A new map of Mars shows the Red Planet in stunning detail, revealing many fascinating geological features visible from orbit. The high-resolution map would help scientists answer a number of pressing questions about Mars, in particular how it became a dry, arid and barren landscape despite the fact that it was once rich in liquid water.
The map of Mars was created by a group of scientists led by New York University Abu Dhabi (NYUAD) and the United Arab Emirates (UAE) Center for Space Science (UAE). The researchers used data collected from orbit around Mars as part of the Emirates Mars Mission (EMM), also known as Hope or “Al-Amal”. The map shows the Red Planet through the “eyes” of the modern Emirates Exploration Imager (EXI) onboard imaging system.
To create a detailed map of the surface, more than 3,000 EXI observations were made during one Martian year, i.e. a period equivalent to two years on Earth. Then all the pictures are combined together to create a color composition. The resulting map shows many of the main geological features of the Red Planet in high resolution.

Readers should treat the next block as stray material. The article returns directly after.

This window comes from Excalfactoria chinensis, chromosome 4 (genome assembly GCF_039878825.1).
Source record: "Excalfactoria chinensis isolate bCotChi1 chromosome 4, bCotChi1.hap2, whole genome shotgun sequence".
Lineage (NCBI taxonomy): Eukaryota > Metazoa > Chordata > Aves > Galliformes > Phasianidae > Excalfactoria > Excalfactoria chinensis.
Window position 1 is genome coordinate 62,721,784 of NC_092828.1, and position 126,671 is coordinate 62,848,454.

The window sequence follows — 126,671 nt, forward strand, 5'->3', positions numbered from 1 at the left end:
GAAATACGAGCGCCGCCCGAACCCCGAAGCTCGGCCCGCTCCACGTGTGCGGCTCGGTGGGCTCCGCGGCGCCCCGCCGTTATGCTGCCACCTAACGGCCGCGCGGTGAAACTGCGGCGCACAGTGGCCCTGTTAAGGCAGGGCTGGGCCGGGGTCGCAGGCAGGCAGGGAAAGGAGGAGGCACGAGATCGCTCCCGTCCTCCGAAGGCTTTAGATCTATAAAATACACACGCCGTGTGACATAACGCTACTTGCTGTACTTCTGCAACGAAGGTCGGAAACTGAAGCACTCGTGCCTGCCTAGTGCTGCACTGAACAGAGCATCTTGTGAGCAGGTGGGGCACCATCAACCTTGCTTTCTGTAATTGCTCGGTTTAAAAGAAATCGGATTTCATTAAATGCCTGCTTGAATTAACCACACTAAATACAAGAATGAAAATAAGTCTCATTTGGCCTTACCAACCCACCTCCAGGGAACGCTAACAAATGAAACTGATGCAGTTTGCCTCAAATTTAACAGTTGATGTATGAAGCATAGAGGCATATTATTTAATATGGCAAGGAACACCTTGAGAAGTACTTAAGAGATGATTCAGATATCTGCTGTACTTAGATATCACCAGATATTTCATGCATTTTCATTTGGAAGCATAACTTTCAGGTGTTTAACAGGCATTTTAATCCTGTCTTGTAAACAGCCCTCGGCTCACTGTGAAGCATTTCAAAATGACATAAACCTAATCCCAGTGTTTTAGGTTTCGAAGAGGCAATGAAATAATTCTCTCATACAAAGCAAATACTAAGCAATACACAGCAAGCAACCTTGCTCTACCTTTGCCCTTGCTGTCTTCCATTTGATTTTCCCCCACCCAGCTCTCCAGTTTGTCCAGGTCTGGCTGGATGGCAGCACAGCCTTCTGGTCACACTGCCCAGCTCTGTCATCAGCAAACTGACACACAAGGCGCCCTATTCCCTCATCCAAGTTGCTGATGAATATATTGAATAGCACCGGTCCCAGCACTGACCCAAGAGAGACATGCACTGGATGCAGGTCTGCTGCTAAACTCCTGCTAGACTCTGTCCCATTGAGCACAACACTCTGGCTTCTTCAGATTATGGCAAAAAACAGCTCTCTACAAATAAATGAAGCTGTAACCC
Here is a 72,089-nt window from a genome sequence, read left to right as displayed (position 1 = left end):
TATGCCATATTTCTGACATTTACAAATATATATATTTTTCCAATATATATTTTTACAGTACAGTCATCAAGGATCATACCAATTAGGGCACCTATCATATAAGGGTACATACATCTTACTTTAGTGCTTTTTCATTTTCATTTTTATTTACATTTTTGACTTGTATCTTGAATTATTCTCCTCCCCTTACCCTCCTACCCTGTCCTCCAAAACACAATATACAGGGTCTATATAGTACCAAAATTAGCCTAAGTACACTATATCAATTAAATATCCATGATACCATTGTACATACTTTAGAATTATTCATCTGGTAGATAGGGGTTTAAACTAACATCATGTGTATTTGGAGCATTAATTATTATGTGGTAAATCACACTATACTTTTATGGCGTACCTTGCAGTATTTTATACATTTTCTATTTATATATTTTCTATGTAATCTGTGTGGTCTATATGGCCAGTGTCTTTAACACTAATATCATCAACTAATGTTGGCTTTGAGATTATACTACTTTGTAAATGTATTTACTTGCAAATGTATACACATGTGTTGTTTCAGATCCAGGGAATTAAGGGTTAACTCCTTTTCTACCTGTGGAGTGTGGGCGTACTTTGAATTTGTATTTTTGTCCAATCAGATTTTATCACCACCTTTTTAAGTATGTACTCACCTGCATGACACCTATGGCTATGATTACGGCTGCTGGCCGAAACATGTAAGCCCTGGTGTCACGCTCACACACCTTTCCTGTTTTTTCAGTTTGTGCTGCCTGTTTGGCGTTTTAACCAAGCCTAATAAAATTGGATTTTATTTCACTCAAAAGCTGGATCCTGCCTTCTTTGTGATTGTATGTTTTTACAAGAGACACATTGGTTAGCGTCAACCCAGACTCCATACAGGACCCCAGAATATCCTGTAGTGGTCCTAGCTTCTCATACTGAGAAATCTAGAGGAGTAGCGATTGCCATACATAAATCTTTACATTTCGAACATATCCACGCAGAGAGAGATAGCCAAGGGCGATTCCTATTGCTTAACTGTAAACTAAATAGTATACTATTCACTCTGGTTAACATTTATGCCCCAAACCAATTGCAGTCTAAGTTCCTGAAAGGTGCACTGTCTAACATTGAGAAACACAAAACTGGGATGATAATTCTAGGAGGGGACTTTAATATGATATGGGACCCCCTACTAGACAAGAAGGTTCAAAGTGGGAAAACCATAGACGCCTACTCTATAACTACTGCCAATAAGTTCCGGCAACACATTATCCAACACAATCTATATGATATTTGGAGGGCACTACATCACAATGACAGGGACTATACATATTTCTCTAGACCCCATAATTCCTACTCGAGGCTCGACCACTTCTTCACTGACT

Polar ice caps, mountains and long inactive volcanoes are visible on the map, and also the remains of ancient rivers, lakes and valleys that were overflowing with liquid water about 3.5 billion years ago. In this way, the map can help planetary scientists better understand how the climate of Mars has changed over billions of years, leading to the dry and barren world we see today.
The Al-Amal orbiter is the first interplanetary mission in the UAE and the Arab world as a whole. By order of the UAE leaders in 2014, the spacecraft was launched from Japan on July 20, 2020. After about a seven-month journey, Hope successfully reached the orbit of Mars on February 9, 2021. Now it is working there.
According to Space
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